On a chill winter afternoon in Tacoma, Tiffanie Beatty, her sister Talana, and their friends JD and JC huddle around a glass table in the sisters' inner-city apartment playing Scrabble. After Tiffanie's sister takes a turn, JC, a rap artist, chides her, "That's a proper noun; you can't use proper nouns, girl!" Midway through the game, Tiffanie spells out the word "beginning." "It's a little late in the game to be spellin' beginning," says JC. "Well," says Tiffanie, laughing, "I have just begun."
Beatty has indeed begun a journey that has taken her from one of Tacoma's toughest neighborhoods to a position as a campus leader at Whitworth College. And soon she will head back to the inner city, where her roots are planted among boarded-up buildings, bullet-marked street signs, and the stubborn dreams of hardworking families. "When I think of Tacoma, it's just home for me," Beatty says. "Tacoma is not a perfect place to live, but it's real; it's a city of hidden treasures."
Beatty and others are seeking out and lifting up treasures where distorted vision and despair too often obscure the beauty beyond the rough edges. She is one of 40 students from urban Tacoma who enrolled at Whitworth through a program – the Act Six Leadership and Scholarship Initiative – with the audacious goal of transforming the campus as well as the participants and their home communities.
Act Six scholars represent six continents and speak 13 languages. Two-thirds come from low-income families and are the first in their families to attend college. And they are thriving. Cadre One participants, who enrolled in 2003, boasted an average GPA that equals that of the overall student body and were active as participants and leaders in athletics, community service, international-study programs, music and student leadership. (See individual scholar profiles accompanying this article.) And all 11 scholars in Cadre One, along with one from Cadre Two, graduate this spring – a remarkable 100-percent four-year graduation rate that far exceeds national averages for students of any background.
Building on the program's success at Whitworth, Act Six affiliates have been added at colleges in Tennessee, Oregon, and Alaska, with several others in the planning stages. But the numbers only hint at the deeper impact of Act Six.
"The program brings together the ideas of social and spiritual change," says Professor of English Doug Sugano. "The students are aware that they have a responsibility to themselves, to their families, and to their neighborhoods. And they also have a new responsibility to the campuses at the schools they're attending." Tim Herron (left), the national director and visionary behind Act Six, started at Tacoma's inner-city Lincoln High School as a math teacher and college advocate; he grew tired of watching his strongest students lose their traction in college. "We had a lot of kids going off to college, but way too many were coming home [before graduating]," Herron says. "It breaks your heart for the individual kid but also for the community and the city. You recognize more systemic issues at play."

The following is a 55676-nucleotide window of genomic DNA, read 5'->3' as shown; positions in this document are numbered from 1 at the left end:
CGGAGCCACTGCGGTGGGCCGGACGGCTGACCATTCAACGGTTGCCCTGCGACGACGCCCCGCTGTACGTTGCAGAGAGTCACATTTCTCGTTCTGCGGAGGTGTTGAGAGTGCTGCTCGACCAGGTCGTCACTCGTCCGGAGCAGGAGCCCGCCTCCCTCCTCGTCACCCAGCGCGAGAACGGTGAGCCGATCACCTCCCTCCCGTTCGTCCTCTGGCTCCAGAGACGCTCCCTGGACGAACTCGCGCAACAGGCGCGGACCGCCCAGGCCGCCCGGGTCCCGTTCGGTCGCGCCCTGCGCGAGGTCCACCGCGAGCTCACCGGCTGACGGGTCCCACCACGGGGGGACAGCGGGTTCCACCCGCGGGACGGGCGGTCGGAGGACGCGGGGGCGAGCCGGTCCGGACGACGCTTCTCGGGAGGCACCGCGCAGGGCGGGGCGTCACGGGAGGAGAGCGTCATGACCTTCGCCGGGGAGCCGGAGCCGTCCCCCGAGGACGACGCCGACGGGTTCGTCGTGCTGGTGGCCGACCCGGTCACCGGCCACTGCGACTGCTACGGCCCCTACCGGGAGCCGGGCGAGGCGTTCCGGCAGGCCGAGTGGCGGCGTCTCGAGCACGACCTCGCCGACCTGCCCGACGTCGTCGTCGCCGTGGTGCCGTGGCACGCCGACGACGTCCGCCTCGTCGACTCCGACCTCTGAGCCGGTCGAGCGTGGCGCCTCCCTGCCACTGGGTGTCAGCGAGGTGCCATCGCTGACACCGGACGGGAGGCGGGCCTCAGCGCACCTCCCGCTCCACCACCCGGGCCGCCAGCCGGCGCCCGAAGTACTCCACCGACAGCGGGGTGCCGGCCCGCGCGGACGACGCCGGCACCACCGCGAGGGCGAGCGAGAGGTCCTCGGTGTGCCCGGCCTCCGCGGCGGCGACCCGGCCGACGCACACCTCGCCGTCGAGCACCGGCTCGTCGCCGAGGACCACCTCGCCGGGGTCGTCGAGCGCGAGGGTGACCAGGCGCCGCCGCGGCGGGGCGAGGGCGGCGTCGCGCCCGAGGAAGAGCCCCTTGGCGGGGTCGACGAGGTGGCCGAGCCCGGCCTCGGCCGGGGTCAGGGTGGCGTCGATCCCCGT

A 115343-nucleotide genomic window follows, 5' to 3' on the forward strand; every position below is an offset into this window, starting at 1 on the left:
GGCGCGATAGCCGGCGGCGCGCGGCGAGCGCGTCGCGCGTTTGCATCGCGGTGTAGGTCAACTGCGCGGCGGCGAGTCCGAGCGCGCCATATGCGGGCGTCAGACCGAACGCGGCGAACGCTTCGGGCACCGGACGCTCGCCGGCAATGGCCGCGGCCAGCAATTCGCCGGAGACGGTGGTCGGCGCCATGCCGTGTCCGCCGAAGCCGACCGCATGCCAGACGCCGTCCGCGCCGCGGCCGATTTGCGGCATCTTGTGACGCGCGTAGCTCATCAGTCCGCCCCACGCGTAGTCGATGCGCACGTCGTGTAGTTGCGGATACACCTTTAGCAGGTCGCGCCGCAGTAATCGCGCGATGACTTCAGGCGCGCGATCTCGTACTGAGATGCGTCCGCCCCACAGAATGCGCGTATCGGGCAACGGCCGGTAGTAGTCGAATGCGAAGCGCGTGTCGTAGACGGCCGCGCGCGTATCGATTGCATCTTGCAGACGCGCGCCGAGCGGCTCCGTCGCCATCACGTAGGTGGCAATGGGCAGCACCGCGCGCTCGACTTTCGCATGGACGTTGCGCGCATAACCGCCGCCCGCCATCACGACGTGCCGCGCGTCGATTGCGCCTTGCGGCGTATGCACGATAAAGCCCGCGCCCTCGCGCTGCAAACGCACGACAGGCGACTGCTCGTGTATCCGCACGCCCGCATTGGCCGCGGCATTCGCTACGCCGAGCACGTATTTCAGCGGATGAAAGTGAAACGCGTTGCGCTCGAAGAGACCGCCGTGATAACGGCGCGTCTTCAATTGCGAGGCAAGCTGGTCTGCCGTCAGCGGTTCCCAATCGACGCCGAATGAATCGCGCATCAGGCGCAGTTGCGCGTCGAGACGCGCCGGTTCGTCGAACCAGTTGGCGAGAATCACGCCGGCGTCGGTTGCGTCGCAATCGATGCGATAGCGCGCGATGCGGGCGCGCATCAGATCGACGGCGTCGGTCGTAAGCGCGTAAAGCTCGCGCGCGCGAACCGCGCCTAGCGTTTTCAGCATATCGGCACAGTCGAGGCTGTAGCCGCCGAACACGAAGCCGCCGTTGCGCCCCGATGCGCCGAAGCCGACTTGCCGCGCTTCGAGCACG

After a year of research and planning, Act Six was launched as an initiative of the Northwest Leadership Foundation, which works to develop leadership for the social and spiritual renewal of Tacoma. "There are wonderful things that you find most powerfully and uniquely alive in the toughest parts of the city," Herron says. "It's all about how we see. The Act Six scholars become evidence of another reality, another way of seeing the city, through God's eyes, as a place of great hope rather than despair. It's really about leadership."
Act Six develops leaders through a deceptively simple four-step model:
Step 1: Recruit and select diverse multicultural cadres of promising urban student leaders.
Step 2: Train and prepare these groups of students, equipping them to support each other, to succeed academically, and to grow as serviceminded leaders.
Step 3: Fund and send the teams to partner colleges with scholarships covering full tuition and more, depending on financial need.
Step 4: Provide strong campus support, ongoing leadership development and vocational connections to inspire scholars to serve their home communities.
As much as anything else, the key to the success of Act Six is the leadership training that takes place over nine months before participants even arrive on campus for fall classes. Every week, Act Six staff members lead rigorous workshops on intercultural communication, leadership and community development, as well as study skills, time-management strategies and bonding experiences within the cadre. Several times throughout the year Whitworth faculty and staff travel to Tacoma to participate in the training, and the scholars make two additional visits to campus. "Those training times are really an opportunity to lean into leadership," Herron says. "What does it look like? How do we learn to communicate across cultures?"
The "Act Six" name derives from a biblical passage in Chapter 6 of the Book of Acts in which Hebraic Christians respond to complaints from Grecian Christians about their widows being overlooked in the distribution of food. "The gist of the story is that a group is chosen to represent the under-represented," says Assistant Dean for Intercultural Student Affairs Esther Louie, who oversees the Act Six program at Whitworth. "Act Six students adopt that story as their motivation and purpose." Sugano admires the spiritual foundation Herron has laid for the program. "He's telling everybody that the foundations for the early church are actually multicultural; it was an issue then and it's an issue now," Sugano says. "When faculty and students buy into a program like this, welcome it, want to foster it – it raises everybody's consciousness about multicultural issues. Those are the institutional changes that will make Whitworth a better place."
And Act Six students are charged with being agents of change. Louie, who speaks of the students with a familiarity born of many shared laughs and tears, says they touch every facet of campus life inside and outside the classroom: as athletes, musicians, resident assistants, culturaldiversity advocates, teaching assistants, and officers for student groups such as the Black Student Union and the International Club. Cadre One scholar Fa'ana Fanene was elected president of the student body for 2006-07.
"It's not just me trying to change the campus," says Fanene, who led weekly ASWC meetings and spoke on behalf of the student body at convocation, graduation and trustee meetings. "The campus has changed me, too. It's a growing experience. [I'm] a better person because of it."